Vitamin E 'beneficial' in dementia
A daily dose of vitamin E could help people with dementia, research suggests.
A study in the journal JAMA found people with mild to moderate Alzheimer's disease on high doses of vitamin E had a slower rate of decline than those given a dummy pill.
They were able to carry out everyday tasks for longer and needed less help from carers, say US researchers.
The Alzheimer's Society said the dosage was very high and might not be safe.
In the study, 613 people with mild to moderate Alzheimer's disease received either a daily dose of vitamin E, a dementia drug treatment known as memantine, a combination of vitamin E and memantine, or placebo.
End Quote Dr Doug Brown Director of research and development at the Alzheimer's Society
It is vitally important that people always seek advice from their doctor before considering taking supplements”
Changes in their ability to carry out everyday tasks - such as washing or dressing - were measured over an average of two years.
The study found participants receiving vitamin E had slower functional decline than those receiving placebo, with the annual rate of decline reduced by 19%.
Those on vitamin E (also known as alpha tocopherol) also needed less help from carers.
"These findings suggest that alpha tocopherol is beneficial in mild to moderate Alzheimer's disease by slowing functional decline and decreasing caregiver burden," said a team led by Dr Maurice Dysken of Minneapolis VA Health Care System.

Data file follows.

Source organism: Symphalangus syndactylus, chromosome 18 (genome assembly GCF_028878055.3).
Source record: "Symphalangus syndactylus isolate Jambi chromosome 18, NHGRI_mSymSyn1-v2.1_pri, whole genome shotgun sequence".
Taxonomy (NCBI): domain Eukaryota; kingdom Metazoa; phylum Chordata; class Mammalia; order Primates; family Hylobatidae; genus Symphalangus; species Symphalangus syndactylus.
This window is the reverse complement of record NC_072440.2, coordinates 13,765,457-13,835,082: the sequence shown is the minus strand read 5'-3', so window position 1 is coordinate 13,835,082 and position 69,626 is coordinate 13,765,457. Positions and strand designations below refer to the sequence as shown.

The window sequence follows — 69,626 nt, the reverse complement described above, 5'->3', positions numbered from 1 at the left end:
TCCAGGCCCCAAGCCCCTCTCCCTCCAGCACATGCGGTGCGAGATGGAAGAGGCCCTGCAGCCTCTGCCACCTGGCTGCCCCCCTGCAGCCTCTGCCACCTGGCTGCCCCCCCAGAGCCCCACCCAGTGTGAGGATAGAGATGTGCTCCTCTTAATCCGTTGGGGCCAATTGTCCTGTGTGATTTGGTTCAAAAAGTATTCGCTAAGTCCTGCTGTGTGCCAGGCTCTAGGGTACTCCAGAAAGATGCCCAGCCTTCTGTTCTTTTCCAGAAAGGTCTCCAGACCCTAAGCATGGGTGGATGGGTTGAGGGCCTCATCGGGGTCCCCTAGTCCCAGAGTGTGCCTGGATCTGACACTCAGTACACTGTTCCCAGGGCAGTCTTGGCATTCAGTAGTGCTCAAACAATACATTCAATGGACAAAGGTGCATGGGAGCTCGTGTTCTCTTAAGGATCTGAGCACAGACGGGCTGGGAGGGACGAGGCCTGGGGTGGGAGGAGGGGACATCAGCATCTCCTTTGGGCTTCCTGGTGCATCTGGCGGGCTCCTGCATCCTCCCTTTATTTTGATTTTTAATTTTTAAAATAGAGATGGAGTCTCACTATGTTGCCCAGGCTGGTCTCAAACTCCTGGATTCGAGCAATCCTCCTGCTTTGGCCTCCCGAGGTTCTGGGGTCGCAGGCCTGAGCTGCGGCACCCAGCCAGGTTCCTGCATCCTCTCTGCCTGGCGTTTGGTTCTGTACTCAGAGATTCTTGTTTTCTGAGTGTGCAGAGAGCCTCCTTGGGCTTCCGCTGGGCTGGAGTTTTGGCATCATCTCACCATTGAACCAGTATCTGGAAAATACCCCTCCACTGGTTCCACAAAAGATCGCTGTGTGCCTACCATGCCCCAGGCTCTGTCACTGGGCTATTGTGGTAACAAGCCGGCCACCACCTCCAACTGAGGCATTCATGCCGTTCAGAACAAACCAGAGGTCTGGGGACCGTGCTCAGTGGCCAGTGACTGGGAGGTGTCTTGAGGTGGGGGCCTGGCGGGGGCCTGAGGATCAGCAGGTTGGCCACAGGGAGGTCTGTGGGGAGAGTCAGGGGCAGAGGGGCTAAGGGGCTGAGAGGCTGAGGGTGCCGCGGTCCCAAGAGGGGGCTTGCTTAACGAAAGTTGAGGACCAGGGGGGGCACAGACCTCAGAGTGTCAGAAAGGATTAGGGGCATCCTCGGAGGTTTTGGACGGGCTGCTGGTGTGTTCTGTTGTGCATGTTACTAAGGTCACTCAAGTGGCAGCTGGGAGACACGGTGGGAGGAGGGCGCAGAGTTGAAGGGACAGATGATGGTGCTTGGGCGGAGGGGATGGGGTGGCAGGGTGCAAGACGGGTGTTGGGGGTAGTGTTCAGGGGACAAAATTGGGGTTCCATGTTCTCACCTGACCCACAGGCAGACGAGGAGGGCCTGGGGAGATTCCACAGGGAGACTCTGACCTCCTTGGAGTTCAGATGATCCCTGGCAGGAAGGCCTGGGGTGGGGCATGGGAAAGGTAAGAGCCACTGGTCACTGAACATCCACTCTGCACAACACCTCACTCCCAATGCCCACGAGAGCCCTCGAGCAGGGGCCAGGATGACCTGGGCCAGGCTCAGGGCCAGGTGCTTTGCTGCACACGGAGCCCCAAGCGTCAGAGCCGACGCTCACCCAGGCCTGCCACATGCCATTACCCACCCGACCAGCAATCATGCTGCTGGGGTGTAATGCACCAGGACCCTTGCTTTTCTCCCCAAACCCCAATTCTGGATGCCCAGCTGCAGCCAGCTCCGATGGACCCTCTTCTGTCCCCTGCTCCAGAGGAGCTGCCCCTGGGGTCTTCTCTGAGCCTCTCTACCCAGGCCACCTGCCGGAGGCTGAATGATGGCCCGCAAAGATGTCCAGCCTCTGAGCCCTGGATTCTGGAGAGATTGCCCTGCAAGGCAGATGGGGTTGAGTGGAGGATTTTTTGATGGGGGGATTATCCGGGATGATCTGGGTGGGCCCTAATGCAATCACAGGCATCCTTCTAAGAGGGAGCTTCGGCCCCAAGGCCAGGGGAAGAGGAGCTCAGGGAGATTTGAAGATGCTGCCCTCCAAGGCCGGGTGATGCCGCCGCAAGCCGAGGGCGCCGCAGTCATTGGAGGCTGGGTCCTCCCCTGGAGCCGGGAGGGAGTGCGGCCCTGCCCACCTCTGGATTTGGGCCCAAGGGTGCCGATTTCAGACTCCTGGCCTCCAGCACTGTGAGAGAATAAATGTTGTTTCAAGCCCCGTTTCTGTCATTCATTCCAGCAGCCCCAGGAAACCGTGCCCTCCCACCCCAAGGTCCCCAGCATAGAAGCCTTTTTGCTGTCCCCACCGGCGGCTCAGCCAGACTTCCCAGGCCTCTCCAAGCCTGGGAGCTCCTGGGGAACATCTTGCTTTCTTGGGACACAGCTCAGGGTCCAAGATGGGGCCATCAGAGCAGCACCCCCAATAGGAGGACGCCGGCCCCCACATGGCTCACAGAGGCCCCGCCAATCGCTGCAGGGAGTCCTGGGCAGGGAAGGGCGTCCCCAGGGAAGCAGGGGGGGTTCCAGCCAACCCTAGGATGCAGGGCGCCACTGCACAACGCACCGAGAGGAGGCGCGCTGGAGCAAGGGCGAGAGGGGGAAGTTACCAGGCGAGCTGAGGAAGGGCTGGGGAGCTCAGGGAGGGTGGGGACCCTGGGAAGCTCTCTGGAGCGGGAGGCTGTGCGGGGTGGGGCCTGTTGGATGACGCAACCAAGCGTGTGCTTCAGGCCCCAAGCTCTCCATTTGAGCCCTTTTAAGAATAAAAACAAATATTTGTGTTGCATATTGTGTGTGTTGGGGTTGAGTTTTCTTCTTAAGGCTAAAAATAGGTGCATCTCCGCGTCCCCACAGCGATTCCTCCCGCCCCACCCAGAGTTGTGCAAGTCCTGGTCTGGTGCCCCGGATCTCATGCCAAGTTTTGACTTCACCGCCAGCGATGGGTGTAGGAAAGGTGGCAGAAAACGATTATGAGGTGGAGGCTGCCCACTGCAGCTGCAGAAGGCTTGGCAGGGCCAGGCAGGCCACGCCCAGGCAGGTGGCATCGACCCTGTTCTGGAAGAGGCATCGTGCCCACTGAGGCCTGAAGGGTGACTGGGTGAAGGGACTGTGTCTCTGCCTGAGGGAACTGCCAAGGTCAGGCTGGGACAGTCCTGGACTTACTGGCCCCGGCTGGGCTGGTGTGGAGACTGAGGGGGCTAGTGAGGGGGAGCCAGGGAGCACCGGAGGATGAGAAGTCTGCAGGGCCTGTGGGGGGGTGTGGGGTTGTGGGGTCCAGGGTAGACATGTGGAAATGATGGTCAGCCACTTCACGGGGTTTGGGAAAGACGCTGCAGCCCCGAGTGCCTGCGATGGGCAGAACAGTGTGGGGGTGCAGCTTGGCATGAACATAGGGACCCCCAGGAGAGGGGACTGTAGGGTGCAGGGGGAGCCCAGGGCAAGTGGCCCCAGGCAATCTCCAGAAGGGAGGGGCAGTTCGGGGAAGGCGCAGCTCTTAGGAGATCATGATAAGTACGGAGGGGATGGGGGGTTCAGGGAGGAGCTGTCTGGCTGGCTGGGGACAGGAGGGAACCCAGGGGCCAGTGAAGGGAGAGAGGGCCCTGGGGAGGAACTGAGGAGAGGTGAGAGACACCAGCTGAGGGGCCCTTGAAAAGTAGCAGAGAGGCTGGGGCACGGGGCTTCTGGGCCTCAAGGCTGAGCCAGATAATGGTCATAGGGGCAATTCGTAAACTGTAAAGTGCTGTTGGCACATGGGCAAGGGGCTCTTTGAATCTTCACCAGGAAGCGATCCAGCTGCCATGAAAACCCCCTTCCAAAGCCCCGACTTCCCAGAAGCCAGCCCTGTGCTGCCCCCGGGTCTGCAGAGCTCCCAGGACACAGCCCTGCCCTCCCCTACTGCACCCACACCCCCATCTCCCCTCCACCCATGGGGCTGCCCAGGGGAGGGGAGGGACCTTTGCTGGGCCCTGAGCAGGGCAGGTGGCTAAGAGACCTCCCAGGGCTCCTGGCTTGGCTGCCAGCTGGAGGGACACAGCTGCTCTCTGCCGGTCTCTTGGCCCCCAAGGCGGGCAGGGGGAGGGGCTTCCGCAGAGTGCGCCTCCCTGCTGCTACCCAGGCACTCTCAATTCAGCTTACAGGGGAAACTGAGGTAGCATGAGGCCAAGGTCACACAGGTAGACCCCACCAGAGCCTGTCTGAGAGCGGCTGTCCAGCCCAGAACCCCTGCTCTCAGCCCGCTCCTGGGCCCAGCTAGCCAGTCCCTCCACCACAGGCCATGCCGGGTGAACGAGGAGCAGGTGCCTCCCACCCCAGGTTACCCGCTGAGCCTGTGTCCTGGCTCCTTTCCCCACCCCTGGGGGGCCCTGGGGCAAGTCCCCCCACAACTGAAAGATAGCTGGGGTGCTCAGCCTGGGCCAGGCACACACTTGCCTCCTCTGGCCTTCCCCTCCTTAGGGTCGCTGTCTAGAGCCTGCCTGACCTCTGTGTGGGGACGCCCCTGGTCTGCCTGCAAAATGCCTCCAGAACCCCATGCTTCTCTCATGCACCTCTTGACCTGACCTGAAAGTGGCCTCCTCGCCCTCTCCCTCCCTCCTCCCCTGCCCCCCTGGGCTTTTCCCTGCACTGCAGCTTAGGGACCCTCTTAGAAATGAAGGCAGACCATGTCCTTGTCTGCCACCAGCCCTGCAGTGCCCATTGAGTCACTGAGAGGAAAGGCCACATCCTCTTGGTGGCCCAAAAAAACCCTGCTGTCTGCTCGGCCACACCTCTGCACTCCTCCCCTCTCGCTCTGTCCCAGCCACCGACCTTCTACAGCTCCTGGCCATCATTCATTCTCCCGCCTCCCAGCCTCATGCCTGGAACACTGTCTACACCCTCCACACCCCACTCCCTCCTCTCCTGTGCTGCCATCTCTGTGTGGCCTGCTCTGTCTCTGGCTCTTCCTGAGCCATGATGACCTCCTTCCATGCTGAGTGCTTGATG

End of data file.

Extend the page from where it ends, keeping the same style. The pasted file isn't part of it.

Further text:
Commenting on the study, Dr Doug Brown, director of research and development at the Alzheimer's Society, said treatments which can help people with dementia carry out everyday tasks are key to enabling those with the condition to live well for as long as possible.
But he said more research was needed to see if vitamin E really does have benefits for people with dementia, and whether it would be safe to be taking such a high dose on a daily basis.'Talk to GP'
"It is vitally important that people always seek advice from their doctor before considering taking supplements," he said.
"In this instance, the dosage of vitamin E taken by participants was much higher than the recommended daily allowance and was at a level that could be significantly harmful for some."
Dr Eric Karran, director of research at Alzheimer's Research UK, said the trial suggested vitamin E may modestly slow the decline in day-to-day functioning in people with mild to moderate Alzheimer's, but without having an effect on memory and thinking skills.
He said it was too early to recommend vitamin E as a treatment.
"Until the findings from this trial have been replicated, we would not encourage people to take high doses of vitamin E supplements to try to prevent or treat Alzheimer's," he added.
"If people are concerned about their vitamin intake or diet, they should talk to their GP."